Feedair Eyes-On: Wi-Fi Ticker Serves Up Important Updates, Helps Keep the Sabbath
LAS VEGAS -- In the future, the walls of our homes may be screens that provide key alerts from the Internet, but today we Feedair, a tiny Wi-Fi device that pulls your most important information off the Internet and shows it to you on a red-LED ticker. The $50 USB-powered device made its debut at CES where WOWFii Inc, the company behind the speech bubble shaped gadget, demonstrated its ability to alert you to the most important things in your life.
Using an app for either your Android or iOS handset, you'll be able to install cloud-based apps called "vidgets" that control your Feedair (pronounced like "feeder"). There will be vidgets for alerting you to the common things like email, news, and social media updates, but that's just the tip of the iceberg. Future vidgets will allow seniors to get life-saving reminders to take their medicine, remind business people of appointments, and provide vital emergency alerts, all on the tiny red LED screen that currently hold 6 t0 7 characters at a time.
WOWFii CEO Simon Milner told us that giving news alerts to Sabbath-observant Jews is one of Feedair's most unusual but important use cases. Observant Jews are not allows to turn on electric devices from sundown on Friday through sundown on Saturday night, but they can glance at a device that has been on since before the start of the Sabbath. According to Milner, religious Jews in Israel could use the Feedair to get valuable alerts, even when they're not allowed to turn on a computer or a TV. He said the company is trying to have the device certified as kosher.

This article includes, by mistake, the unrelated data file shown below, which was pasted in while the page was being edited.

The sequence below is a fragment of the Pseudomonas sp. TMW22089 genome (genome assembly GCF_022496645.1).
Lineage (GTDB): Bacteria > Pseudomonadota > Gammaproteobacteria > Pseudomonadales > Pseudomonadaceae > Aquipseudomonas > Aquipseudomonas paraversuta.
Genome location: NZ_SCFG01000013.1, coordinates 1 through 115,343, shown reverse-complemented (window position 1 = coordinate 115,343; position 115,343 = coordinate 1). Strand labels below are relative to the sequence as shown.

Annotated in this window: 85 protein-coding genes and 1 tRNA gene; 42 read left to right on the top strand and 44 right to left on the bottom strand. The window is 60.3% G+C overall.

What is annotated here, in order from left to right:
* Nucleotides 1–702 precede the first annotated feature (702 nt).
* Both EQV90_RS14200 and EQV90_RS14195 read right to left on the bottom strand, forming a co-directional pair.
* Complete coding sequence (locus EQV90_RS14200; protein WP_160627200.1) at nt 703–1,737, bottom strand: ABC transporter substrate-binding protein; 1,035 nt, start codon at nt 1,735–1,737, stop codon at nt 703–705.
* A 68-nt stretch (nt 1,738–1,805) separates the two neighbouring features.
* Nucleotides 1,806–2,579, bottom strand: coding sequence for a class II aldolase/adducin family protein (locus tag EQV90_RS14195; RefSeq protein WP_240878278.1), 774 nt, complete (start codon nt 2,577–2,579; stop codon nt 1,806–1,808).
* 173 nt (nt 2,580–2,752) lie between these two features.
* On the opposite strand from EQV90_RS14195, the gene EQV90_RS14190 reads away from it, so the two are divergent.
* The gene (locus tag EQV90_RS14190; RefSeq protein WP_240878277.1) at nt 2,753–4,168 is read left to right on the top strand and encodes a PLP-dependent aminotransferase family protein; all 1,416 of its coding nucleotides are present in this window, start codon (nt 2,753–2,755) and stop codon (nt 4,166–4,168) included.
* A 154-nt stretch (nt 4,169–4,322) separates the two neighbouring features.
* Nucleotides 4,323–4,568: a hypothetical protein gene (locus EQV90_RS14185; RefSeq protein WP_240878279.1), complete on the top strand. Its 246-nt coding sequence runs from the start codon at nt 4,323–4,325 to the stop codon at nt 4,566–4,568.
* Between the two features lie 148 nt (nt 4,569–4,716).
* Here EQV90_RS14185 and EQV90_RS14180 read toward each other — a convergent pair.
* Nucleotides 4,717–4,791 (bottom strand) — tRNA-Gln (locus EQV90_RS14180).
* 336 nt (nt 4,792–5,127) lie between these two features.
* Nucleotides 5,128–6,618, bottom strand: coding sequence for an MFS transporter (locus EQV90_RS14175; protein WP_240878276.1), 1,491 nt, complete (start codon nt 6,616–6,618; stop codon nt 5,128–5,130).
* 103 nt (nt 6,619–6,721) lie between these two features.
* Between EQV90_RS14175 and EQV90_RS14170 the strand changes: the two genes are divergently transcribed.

"If you respect the Shabbat, you're not allowed to operate certain things," he said. "Now you might want still to get your sports scores still streamed. You might want to know if there's impending disaster, tornado or tsunami coming in, and we are working with rabbis to get certification."
The Feedair can do more than simple alerts and reminders. It also supports messaging and seamless check-in. Milner explained that one person can send another person a message that will appear on their Feedair, but they will get a message back saying whether or not the person they messaged was actually at home to receive the update.
The Feedair can also help you step through an activity with time-based notifications. Milner described a cookbook vidget that will first display all the ingredients you need on your smartphone screen then, on the Feedair screen, give you each of the steps in order (ex: "cut the onions"), pausing a few minutes between each step to allow you to complete that action.
"It doesn't say sautee the onions for two minutes," Milner said. "It says 'start sauteeing the onions.' Two minutes later it says 'add the tomatoes.'"
If you leave the house after putting your food in the oven, the seamless check-in feature knows how far you are from your house and lets you know when it's time to head back so you can prevent your food from getting burnt. While we can't recommend someone leave the house with the oven on, this does sound like a helpful use of technology.
The Feedair will be available in black, pink. blue, or silver colors in the first half of this year. It supports 802.11b/g/n Wi-Fi and is powered over USB, though it will come with an AC adapter that's appropriate for the country you buy it in.
We can see users buying four or five Feedairs to place in different areas of the home -- bathroom, kitchen, bedroom, livingroom, etc -- so they can be alerted to the most important information no matter where they go within the home. Whether you have one or eight, the Feedair could be an inexpensive, but helfpul addition to our digital life, a bat phone for what really matters.